Simultaneous Integrated Boost Radiotherapy Cuts Breast Cancer Treatment By A Week, Study Shows

In Education

A recent trial conducted by the University of Cambridge and The Institute of Cancer Research, London suggests that treatment times for radiotherapy in certain early breast cancer patients could be shortened. The study, known as the IMPORT HIGH trial, administered a targeted additional dose of radiotherapy to the whole breast (referred to as simultaneous integrated boost or SIB) and established that the approach can reduce overall treatment duration by at least one week.

SIB effective in reducing breast cancer recurrence

In the trial, it was determined that SIB radiotherapy, when administered at the appropriate dosage, is as effective as other radiotherapy methods in reducing the risk of cancer recurrence in the treated breast. After five years, the likelihood of cancer returning to the treated breast remained minimal in all treatment groups. Patients who received a low doses of SIB radiotherapy experienced the same level of side effects, such as firmness or breast hardening, compared to those who underwent the standard successive radiotherapy schedule.

Women at a higher risk of cancer recurrence in the treated breast usually receive more radiotherapy doses on the original tumor site after receiving radiotherapy for the whole breast. The approach, called sequential boost, aims to increase the likelihood of removing any remaining cancer cells from the breast. However, the sequential boost radiotherapy method requires more time and hospital appointments for women to complete. In the UK, women typically undergo four weeks of radiotherapy, while in other countries, it takes 6.5 weeks. SIB radiotherapy reduces the duration to just three weeks, providing a more efficient treatment option.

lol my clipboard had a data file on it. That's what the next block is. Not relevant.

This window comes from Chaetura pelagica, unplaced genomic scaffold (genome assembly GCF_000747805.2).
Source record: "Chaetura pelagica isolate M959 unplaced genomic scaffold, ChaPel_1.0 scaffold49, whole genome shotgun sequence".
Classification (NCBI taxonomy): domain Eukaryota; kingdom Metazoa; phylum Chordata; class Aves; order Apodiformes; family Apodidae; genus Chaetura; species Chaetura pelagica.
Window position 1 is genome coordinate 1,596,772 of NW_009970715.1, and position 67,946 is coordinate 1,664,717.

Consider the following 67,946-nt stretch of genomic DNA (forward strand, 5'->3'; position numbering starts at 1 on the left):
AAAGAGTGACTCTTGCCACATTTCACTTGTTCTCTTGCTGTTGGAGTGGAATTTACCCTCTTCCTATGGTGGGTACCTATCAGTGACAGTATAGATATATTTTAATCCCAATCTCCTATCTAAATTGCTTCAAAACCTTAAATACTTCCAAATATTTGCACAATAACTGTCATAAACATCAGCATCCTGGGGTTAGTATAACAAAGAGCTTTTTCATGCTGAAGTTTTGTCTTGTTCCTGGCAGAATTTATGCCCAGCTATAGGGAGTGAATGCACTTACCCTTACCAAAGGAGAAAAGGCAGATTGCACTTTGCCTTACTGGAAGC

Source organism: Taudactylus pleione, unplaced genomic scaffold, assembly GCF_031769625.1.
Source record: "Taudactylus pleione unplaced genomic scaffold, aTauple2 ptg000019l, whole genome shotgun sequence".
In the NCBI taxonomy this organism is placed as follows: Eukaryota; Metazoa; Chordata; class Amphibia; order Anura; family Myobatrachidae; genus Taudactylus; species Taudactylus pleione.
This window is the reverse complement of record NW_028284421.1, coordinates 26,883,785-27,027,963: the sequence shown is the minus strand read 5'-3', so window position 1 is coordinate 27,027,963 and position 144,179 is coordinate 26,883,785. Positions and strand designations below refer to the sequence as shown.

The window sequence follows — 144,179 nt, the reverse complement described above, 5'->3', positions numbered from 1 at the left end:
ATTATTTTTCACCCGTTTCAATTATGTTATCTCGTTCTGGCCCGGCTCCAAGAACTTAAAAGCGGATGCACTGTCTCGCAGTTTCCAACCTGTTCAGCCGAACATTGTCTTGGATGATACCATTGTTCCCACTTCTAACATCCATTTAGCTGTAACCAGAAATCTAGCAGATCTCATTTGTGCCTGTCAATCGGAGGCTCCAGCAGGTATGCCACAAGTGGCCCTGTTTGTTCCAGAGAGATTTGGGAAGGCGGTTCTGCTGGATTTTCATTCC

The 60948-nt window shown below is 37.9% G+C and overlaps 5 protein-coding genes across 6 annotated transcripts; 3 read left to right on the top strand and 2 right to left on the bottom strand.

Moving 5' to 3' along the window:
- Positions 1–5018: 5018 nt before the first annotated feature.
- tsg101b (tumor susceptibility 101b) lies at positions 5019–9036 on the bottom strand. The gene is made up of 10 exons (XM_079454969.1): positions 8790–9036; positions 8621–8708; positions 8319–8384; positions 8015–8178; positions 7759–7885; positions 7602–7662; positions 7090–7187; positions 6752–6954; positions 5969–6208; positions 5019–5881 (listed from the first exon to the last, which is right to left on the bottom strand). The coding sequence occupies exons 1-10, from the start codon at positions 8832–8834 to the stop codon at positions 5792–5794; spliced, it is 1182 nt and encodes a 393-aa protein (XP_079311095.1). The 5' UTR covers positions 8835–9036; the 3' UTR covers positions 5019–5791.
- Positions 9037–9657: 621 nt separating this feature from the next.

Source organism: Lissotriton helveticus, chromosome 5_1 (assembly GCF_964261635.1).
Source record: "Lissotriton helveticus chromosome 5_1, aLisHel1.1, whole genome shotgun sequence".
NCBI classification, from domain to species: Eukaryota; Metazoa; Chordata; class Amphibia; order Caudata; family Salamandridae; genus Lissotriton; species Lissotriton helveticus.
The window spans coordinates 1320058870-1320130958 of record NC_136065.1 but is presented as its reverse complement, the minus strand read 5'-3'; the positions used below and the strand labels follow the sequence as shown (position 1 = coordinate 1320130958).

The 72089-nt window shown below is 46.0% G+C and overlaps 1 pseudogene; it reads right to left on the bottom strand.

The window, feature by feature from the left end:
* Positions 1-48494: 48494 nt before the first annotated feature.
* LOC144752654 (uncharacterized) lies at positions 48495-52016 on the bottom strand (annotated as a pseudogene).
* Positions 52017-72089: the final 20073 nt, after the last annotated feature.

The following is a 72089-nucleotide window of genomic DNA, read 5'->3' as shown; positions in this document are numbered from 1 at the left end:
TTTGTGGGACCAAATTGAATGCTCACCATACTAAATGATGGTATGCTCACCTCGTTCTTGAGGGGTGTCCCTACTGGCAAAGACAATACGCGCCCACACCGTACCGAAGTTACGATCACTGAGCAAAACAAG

SIB effective in minimizing long-term breast cancer changes

Professor Charlotte Coles, a renowned expert in Breast Cancer Clinical Oncology at Cambridge University, said that the new approach called SIB was found to be effective in minimizing the long-term breast changes caused by radiotherapy. The study aimed to deliver high-quality radiotherapy while reducing its negative impact on patients’ well-being. Professor Coles highlighted the potential of SIB to allow for shorter radiotherapy course, incorporating advanced techniques that target specific areas, enabling women to resume their normal lives quickly.

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